Well, color me shocked when Stars and Strife actually turned out to be a hopeful film examining our current condition and how we might be able to dig our way out. It might be too optimistic for some people but in this day and age I will take a little hope where I can get it. It’s also very even-handed with people who worked in Bush and Obama administrations weighing in. This film is available on STARZ and to rent VOD.

7 out of 10

Smile Worthy

The Human Voice

Right now as part of the New York Film Festival you can have a special film festival type experience right from your own laptop. The great Spanish filmmaker Pedro Almodóvar has made a one-woman short with Tilda Swinton during quarantine and it’s a delight to watch. In addition, with your purchase you get an interview with Swinton and Almodóvar, which includes a passionate speech from the director about getting back to the big screen experience as soon as we possibly can.

The short The Human Voice is ”freely based” on the Jean Cocteau play La voix humaine and is about a woman waiting for her ex to pick up his things and dog in their apartment but he never comes. Both the dog and woman are abandoned and angry yet it is very fun to watch. I love the way Almodóvar uses color and Swinton is fantastic. It captures the sense of isolation we’ve all been feeling lately and is definitely cathartic to watch.

8 out of 10

Smile Worthy

4 movies today all smile worthy! I love when that happens. What have you been watching? Any recommendations?

Blind Spot 57: ‘Apocalypse Now’

 

I’ll be honest when I put Apocalypse Now on my blind spot for 2020 I did so with hesitation. I knew it was a hard R rating and a long war film so it didn’t sound like something I would love. As we got closer to the watch in September my hesitancy increased as it seemed like a big downer to watch in quarantine.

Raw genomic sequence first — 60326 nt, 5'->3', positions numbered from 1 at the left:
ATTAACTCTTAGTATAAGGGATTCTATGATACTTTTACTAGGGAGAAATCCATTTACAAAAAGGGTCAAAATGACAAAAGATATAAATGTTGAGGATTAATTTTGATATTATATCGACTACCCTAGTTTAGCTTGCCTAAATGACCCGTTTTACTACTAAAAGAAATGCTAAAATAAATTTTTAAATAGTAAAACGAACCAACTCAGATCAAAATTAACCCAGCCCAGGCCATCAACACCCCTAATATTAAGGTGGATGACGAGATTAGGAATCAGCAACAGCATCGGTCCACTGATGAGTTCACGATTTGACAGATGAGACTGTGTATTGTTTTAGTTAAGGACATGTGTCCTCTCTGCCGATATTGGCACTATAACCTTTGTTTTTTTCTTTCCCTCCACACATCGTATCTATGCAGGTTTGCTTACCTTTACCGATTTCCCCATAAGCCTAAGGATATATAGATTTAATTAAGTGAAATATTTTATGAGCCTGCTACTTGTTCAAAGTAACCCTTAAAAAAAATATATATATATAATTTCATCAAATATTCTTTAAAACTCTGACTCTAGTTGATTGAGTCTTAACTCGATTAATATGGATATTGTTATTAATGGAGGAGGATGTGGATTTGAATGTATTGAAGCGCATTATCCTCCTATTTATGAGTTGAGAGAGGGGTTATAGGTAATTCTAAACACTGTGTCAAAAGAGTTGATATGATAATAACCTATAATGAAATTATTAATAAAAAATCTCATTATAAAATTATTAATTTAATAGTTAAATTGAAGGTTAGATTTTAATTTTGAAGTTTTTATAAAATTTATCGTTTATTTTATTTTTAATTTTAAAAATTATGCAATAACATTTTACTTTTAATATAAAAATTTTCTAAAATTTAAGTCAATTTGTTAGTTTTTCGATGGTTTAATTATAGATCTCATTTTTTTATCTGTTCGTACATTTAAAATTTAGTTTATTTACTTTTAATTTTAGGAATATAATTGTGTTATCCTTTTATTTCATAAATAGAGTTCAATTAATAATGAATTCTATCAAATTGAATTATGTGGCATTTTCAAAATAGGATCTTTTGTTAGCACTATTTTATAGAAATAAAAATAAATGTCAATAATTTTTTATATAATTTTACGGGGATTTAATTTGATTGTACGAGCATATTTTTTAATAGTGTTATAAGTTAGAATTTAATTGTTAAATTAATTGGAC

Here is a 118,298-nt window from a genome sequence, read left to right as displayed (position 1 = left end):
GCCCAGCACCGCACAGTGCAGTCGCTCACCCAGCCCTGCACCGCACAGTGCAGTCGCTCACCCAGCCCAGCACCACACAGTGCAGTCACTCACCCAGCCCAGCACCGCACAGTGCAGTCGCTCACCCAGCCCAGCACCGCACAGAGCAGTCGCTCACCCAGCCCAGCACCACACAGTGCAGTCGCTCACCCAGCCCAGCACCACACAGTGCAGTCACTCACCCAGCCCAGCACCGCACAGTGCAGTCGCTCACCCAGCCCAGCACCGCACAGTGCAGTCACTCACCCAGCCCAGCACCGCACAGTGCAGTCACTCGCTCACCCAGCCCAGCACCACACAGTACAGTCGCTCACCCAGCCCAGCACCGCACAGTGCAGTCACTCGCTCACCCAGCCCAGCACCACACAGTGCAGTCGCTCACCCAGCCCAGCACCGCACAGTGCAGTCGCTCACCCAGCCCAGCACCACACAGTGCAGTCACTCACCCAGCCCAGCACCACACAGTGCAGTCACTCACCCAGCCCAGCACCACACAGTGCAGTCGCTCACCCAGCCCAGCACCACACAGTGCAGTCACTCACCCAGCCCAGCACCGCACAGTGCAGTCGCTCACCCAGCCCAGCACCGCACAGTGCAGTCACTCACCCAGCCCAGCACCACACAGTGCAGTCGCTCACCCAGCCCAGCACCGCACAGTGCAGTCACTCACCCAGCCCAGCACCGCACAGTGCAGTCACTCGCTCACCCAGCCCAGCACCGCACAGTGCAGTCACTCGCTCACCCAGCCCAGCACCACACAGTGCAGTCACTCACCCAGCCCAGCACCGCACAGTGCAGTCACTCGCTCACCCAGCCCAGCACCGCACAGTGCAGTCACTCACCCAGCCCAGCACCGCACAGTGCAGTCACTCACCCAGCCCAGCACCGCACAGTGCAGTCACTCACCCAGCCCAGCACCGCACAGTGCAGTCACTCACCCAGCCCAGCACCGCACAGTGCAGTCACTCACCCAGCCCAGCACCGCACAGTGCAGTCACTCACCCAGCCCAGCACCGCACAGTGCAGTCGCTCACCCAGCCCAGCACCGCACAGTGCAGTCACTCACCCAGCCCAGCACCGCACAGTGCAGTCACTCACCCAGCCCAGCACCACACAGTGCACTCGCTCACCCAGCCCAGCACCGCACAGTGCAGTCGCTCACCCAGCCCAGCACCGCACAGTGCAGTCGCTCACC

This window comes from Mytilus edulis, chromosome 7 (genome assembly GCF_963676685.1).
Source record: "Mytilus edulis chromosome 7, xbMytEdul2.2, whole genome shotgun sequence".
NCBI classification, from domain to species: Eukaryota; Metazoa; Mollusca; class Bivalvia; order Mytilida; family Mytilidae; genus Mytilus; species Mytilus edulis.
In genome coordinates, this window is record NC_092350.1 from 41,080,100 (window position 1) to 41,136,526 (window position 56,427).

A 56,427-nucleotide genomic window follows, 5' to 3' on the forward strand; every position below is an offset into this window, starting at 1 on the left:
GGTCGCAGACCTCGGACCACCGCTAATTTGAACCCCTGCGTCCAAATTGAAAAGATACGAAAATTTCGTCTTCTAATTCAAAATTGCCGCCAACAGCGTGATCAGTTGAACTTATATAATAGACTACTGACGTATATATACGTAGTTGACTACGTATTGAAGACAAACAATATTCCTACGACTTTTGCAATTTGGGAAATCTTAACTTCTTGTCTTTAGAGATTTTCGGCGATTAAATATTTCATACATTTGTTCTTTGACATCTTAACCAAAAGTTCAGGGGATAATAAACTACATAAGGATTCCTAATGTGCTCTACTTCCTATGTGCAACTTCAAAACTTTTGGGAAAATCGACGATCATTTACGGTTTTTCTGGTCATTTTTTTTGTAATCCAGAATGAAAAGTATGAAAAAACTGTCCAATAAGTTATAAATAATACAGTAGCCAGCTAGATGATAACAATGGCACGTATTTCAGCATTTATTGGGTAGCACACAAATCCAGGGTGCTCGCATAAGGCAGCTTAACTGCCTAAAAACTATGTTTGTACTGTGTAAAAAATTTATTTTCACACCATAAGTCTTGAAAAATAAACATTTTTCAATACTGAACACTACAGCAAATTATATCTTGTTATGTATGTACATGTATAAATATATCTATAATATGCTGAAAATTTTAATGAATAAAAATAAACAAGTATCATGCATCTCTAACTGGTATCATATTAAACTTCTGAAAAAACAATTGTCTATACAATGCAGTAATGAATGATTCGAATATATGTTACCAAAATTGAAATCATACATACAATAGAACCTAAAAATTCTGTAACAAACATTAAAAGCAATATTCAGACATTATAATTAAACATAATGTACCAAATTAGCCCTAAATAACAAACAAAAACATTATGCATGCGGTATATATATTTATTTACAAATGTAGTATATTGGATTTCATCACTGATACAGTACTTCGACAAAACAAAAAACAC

Well yesterday I had terrible insomnia so decided to finally watch it and to my surprise I found it quite exhilarating.  To be sure it is long (I watched the theatrical cut) and brutal but the characters are so well realized and the story so surprising that it really worked well. I see why it is considered one of the great films of the 1970s.

If you didn’t know Apocalypse Now is directed by Francis Ford Coppola and stars Martin Sheen as an army captain given a secret mission in the Vietnam War to go into Cambodia and kill a rogue Colonel Kurtz (Marlon Brando). He is given assistance along the way by a PBR or river patrol boat which includes an assortment of characters such as Chef (Frederic Forrest), The Chief (Albert Hall), and Lance B Johnson (Sam Bottoms. He is a professional surfer in the movie).

They also meet people like a hippy journalist played by Dennis Hopper and an insane war-hungry Lieutenant Kilgore (Robert Duvall). His character is a morally repugnant man who cares more for surfing and the wins of war than human life but it’s such a big performance I found myself transfixed by it. Of course, he has the iconic line of the film ‘I love the smell of napalm in the morning’. And the crazy thing is he actually does love it. That’s nuts but also compelling.

The movie takes a long time to get to Colonel Kurtz but the wait is worthwhile. Brando was evidently quite the diva by this time in the 70s but somehow that aloofness and pride works well for the character. The final scene with the butchering of the water buffalo and the assault on Kurtz is riveting and tense.